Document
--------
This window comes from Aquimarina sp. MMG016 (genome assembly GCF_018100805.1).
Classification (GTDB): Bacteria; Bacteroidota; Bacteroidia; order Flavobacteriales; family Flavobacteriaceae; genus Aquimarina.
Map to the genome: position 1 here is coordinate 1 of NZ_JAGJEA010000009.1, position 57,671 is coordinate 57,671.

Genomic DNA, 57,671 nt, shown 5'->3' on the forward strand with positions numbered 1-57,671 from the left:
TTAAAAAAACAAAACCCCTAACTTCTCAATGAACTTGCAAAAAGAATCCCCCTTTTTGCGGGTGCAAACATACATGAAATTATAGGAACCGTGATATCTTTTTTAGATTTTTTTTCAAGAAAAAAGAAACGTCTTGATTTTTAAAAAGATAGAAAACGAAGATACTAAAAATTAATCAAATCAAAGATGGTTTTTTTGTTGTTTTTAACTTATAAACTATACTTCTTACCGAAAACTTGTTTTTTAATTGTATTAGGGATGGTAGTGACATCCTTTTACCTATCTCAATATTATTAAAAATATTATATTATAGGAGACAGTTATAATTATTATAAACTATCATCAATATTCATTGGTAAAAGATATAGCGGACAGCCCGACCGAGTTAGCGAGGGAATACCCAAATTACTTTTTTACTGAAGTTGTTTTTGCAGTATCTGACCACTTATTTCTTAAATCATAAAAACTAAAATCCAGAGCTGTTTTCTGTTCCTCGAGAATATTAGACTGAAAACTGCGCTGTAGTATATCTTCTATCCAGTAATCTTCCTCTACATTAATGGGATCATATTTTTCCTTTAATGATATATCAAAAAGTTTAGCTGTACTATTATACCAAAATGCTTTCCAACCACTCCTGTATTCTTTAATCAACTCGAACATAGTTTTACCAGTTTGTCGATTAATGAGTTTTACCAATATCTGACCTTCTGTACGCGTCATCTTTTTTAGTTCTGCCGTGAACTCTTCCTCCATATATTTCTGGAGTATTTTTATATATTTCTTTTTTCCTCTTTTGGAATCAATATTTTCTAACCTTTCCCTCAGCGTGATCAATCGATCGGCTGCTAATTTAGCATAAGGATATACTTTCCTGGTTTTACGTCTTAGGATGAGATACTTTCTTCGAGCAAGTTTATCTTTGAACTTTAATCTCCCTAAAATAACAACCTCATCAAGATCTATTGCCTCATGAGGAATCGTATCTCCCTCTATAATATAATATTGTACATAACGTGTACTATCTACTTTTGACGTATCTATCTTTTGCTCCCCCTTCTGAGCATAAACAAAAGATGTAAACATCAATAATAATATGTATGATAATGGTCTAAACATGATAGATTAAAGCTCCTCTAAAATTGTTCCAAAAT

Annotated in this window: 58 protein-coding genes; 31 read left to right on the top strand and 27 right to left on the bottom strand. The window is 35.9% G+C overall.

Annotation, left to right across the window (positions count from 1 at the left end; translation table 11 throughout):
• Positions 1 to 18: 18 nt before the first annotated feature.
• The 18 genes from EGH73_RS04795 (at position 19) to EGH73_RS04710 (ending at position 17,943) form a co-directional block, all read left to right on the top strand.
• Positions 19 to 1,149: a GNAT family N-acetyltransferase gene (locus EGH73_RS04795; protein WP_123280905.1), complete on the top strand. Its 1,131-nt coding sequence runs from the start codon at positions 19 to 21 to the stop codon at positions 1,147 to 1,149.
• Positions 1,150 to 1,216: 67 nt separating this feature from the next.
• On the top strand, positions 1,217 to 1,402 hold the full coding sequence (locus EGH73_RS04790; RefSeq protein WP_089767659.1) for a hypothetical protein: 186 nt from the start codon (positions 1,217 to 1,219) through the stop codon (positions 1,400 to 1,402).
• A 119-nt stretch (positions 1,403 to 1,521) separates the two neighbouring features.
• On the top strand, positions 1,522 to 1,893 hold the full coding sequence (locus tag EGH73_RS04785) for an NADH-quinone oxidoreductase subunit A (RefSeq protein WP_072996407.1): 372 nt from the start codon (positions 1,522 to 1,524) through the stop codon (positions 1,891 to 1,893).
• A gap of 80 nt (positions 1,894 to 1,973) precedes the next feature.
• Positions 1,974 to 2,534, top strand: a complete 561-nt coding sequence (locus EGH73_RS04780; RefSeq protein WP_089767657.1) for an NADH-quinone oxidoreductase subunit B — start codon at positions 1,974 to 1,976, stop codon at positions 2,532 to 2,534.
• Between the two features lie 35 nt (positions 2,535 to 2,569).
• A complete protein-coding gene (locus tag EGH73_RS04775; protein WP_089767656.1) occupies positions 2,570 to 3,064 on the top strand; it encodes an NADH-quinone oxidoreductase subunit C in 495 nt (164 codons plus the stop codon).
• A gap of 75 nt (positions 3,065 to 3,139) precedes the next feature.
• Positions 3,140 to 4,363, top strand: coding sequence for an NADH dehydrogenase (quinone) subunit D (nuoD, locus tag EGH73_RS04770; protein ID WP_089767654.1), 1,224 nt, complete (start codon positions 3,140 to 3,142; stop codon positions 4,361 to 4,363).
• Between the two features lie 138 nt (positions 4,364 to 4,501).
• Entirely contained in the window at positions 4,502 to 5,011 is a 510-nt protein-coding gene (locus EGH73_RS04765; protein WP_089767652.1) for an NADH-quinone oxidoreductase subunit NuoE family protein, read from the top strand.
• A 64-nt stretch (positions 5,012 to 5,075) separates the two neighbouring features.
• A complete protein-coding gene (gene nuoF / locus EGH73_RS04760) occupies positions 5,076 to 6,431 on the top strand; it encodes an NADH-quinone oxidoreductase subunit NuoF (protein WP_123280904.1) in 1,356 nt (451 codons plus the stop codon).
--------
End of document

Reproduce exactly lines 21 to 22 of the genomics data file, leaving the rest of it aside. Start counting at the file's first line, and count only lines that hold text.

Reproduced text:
• Between the two features lie 138 nt (positions 4,364 to 4,501).
• Entirely contained in the window at positions 4,502 to 5,011 is a 510-nt protein-coding gene (locus EGH73_RS04765; protein WP_089767652.1) for an NADH-quinone oxidoreductase subunit NuoE family protein, read from the top strand.